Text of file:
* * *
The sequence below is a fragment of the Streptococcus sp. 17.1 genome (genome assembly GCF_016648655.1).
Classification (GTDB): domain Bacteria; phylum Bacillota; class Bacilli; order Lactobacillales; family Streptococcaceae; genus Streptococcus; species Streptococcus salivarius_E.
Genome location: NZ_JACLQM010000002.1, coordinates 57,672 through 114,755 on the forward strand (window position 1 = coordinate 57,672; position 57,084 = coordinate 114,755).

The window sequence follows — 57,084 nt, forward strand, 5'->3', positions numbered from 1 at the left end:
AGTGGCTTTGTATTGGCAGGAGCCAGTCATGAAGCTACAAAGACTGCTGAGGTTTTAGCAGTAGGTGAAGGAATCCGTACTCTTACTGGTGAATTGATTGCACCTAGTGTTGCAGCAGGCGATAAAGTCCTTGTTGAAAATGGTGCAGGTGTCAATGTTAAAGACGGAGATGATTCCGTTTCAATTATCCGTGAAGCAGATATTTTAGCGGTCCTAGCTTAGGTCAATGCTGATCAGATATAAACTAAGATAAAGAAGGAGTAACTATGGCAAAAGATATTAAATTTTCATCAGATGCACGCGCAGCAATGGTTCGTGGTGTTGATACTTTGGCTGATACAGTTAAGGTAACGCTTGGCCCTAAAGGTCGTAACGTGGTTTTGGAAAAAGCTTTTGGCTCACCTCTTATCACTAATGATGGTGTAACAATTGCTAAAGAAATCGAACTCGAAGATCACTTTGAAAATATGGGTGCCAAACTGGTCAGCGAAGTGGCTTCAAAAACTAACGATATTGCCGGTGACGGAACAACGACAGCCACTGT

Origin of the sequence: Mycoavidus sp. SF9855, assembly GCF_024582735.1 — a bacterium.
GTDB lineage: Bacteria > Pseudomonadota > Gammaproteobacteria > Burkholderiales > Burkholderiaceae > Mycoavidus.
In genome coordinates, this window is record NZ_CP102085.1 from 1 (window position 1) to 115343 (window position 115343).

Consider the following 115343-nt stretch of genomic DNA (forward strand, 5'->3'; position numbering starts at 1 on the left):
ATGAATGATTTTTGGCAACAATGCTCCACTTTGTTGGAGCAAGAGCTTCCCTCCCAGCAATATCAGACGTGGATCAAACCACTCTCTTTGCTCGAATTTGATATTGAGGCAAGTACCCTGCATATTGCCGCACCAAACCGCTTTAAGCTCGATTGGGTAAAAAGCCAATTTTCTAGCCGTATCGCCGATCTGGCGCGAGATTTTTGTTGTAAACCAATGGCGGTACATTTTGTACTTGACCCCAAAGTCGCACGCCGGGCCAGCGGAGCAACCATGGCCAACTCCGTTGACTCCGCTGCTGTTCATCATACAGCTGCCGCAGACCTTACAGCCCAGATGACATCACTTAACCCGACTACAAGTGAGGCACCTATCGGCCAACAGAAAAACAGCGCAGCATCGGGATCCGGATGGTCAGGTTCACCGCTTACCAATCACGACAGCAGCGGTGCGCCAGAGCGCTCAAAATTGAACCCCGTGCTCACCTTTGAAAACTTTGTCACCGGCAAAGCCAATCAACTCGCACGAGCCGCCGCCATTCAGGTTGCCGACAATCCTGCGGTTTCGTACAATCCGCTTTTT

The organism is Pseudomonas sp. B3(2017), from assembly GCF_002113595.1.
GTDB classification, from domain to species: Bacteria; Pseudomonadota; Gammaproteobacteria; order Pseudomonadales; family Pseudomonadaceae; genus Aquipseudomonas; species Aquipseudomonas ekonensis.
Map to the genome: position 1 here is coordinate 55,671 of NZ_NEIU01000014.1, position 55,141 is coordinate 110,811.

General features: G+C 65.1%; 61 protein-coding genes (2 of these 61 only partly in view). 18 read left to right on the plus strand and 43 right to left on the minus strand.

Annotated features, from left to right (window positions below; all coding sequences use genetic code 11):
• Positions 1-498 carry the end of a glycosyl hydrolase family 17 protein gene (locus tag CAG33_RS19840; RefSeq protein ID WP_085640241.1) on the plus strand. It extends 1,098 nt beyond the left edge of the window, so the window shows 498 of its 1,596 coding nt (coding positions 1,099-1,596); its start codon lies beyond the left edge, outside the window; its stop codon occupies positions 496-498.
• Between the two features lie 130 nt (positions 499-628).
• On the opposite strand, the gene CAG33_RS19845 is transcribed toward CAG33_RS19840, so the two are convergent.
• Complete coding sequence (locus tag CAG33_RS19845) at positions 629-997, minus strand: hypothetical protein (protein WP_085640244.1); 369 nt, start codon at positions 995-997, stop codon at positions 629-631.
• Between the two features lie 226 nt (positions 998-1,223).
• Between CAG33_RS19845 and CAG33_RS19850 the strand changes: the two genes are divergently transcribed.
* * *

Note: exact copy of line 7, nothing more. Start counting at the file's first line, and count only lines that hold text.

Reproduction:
GTDB lineage: Bacteria > Pseudomonadota > Gammaproteobacteria > Burkholderiales > Burkholderiaceae > Mycoavidus.